DCSIMG

Eat 7 a day and live to be 150

  • by The Pilgrim
 

Two interesting items of news this week trickled into my awareness zone; firstly a report of research by some obscure bod who reckons the long-held principle of eating five portions of fruit or veg each day is out of date and we should move up to seven. The other is climate change, but we will look at that later.

Naturally some parts of the media decided seven portions a day was nowhere near scary enough, so they ramped it up to 11.

Sticking to five portions of fruit or veg per day is entirely possible, although there will be days when most people will be either over or under the score. I should point out that spuds do not count, so that’s your fish supper regime out of the window.

I like fresh fruit and enjoy plenty of veg; I’ll spare you my routinely tedious self praise about growing my own, but it does help lots.

Having a first- class greengrocer in the town works well although the products in supermarkets are greatly improved in the last few years. My main issue with supermarket fruit is over-packaging as it prevents close pre-purchase scrutiny of the goods and is so wasteful.

Raising my intake to seven or more portions would probably cause me a few problems as, like everyone else, I have an upper limit of consumption which can have devastating results when exceeded; I won’t go into details. That also makes me wonder if there is a longer-term hazard to excess intake of such natural foods, as it overlooks the small details that human beings are able to devour a wide range of nosh ranging from meat to raw carrots, and more or less everything in between. I suspect this came about in long ago days, and I mean really long ago days, when survival depended on our ability to eat and process more or less anything; very handy when food supplies ran low, usually in winter.

Evolution is maybe the best way for any species to keep its rightful place in the food ladder, and mankind has managed to stay at or near the top for thousands of years due to a willingness to sample anything, having first tried it out on an animal or someone considered expendable.

There will have been a few hiccups along the way, but now we know more or less what will keep us alive and what will not.

But there’s a snag. It cannot have escaped anyone’s notice that in what are laughingly called developed nations, as a species we have become too successful, now showing signs we are eating ourselves out of the game.

Obesity is rife, causing a whole range of sinister ailments.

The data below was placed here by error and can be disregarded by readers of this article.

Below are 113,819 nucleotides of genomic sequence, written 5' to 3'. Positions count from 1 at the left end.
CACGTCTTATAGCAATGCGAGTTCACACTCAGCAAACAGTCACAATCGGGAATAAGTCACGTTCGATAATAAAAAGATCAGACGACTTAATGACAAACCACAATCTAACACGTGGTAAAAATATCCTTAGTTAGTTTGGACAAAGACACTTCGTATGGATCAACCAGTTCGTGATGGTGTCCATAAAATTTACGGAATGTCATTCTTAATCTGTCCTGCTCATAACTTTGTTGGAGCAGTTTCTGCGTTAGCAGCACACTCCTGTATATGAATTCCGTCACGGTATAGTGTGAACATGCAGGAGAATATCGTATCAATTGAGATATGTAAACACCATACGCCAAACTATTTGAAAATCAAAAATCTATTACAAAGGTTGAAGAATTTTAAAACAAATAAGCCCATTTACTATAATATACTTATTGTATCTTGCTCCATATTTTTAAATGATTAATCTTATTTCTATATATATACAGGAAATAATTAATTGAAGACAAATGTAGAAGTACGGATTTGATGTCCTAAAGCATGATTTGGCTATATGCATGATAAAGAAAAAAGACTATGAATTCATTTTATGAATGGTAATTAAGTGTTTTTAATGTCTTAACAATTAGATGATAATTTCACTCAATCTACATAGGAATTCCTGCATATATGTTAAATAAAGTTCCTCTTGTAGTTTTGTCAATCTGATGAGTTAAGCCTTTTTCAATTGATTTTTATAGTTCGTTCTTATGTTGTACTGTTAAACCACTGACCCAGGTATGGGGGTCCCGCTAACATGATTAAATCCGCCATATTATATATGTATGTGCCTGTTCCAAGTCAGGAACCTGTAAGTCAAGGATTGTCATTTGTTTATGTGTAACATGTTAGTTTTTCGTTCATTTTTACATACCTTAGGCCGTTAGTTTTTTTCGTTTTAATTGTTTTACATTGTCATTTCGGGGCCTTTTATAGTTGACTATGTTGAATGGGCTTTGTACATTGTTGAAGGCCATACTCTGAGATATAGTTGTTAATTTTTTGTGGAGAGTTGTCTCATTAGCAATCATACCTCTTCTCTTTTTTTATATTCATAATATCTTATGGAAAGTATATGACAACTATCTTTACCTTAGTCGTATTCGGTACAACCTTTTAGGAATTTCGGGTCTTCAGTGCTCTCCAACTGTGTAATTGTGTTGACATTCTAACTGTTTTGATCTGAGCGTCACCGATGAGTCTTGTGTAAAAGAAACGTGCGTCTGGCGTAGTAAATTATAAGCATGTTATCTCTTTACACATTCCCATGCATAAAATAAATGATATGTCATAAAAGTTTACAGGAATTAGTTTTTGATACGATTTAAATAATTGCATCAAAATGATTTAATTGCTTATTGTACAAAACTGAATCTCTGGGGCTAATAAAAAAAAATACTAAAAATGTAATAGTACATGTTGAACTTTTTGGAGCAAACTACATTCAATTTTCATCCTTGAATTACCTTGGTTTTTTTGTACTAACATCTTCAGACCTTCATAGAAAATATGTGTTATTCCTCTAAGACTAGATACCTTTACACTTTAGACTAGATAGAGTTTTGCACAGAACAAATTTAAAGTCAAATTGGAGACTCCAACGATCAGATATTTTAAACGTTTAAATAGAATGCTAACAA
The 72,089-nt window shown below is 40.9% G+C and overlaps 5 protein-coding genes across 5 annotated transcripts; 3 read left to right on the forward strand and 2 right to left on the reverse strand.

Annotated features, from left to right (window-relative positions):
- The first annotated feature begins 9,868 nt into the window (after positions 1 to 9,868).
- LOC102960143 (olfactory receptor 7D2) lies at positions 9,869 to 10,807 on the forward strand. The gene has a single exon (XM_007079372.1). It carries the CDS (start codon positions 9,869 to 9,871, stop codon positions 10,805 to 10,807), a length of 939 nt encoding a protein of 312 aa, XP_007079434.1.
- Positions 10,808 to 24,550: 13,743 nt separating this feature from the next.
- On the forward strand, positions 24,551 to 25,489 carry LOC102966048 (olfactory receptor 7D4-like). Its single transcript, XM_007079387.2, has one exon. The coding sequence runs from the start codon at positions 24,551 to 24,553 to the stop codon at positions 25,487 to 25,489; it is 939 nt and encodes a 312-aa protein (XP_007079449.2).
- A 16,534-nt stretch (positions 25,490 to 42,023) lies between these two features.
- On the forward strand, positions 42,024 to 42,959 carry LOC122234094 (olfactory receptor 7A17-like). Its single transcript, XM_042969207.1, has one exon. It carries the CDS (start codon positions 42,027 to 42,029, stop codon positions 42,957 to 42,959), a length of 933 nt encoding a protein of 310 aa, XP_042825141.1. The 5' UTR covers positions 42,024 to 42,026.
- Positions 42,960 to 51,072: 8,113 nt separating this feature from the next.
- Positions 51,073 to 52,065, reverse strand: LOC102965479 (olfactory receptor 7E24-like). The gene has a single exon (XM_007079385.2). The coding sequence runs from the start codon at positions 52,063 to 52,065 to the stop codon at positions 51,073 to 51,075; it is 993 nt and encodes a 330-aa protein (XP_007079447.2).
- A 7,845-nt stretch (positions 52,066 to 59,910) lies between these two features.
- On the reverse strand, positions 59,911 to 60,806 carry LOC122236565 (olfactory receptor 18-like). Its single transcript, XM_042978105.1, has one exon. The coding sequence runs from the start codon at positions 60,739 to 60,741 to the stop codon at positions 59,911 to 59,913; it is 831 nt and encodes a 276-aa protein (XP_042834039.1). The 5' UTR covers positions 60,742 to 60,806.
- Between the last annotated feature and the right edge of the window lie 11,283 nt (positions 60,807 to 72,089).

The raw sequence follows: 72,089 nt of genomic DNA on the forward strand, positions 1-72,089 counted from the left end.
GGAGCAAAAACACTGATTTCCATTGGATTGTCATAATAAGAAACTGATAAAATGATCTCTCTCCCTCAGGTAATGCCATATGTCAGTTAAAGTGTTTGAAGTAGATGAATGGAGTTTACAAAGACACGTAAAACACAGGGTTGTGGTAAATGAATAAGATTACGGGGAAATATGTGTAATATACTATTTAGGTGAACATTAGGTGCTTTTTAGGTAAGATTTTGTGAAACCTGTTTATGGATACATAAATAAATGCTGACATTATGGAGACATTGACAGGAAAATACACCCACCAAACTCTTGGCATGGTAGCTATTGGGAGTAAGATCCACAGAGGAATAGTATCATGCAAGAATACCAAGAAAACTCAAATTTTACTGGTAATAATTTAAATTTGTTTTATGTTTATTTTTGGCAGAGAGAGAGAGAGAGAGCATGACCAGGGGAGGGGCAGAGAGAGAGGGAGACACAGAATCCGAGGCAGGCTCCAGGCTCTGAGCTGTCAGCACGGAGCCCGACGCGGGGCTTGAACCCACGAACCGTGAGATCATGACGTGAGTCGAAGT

Before the howls of protest kick off, I realise many people who contract such horrible diseases or conditions lead very normal lives, drink in moderation and maintain a healthy diet, but as time goes by they are in a shrinking minority.

So what are we to do? Our eating habits are often trapped in the demands of our lifestyle, too many rushed meals at the wrong time of day, too much processed food, and certainly too much food overloaded with salt, fat and sugar. Unless we lead what might be compared with a lifestyle of monastic ritual, we will remain so confined and suffer the consequences. Upping our fruit and veg intake might well help, but without a serious look at how we lead our lives the benefits will be low. A good starting point might be getting children into an early fruit-eating habit. Sending the little blighters off to school with an apple would certainly reduce the scourge of crisp packet litter in Thornfield for a start.

The UK and similar countries really need to take an urgent look at how other countries run their dietary affairs.

It could be very revealing, and while we would be unlikely to change what we do on a Road to Damascus basis, a few good ideas might come our way.

As a nation we sit about too much; the couch potato label is apt in many folk, and a few minutes watching the traffic chaos in Selkirk town centre proves that for many, walking is something of a lost skill.

A turn round Selkirk Hill a few times per week, or for muddy times a brisk promenade along the A7 walking path to the Tweed Brig is not only beneficial, but good fun, and in the latter case, loads of your pals will see you doing the exercise thing.

Oh yes, I mentioned climate change at the start of this piece.

The hairy scary climate change mob are at it again with their predictions of catastrophe and doom – I find many of the climate gurus’ claims laughable when I consider the carbon footprint of their major jollies to discuss and promote their theories and “research”.

They have got it wrong so often a wait and see policy is advisable, but for now I leave you with something to ponder.

One of the so-called major threats to our global well-being is methane, said to be at a level whereby cows have to be banned. But if we all scoff seven portions of fruit and veg per day, surely the subsequent human methane emissions will rocket and we be in even more trouble.?

 

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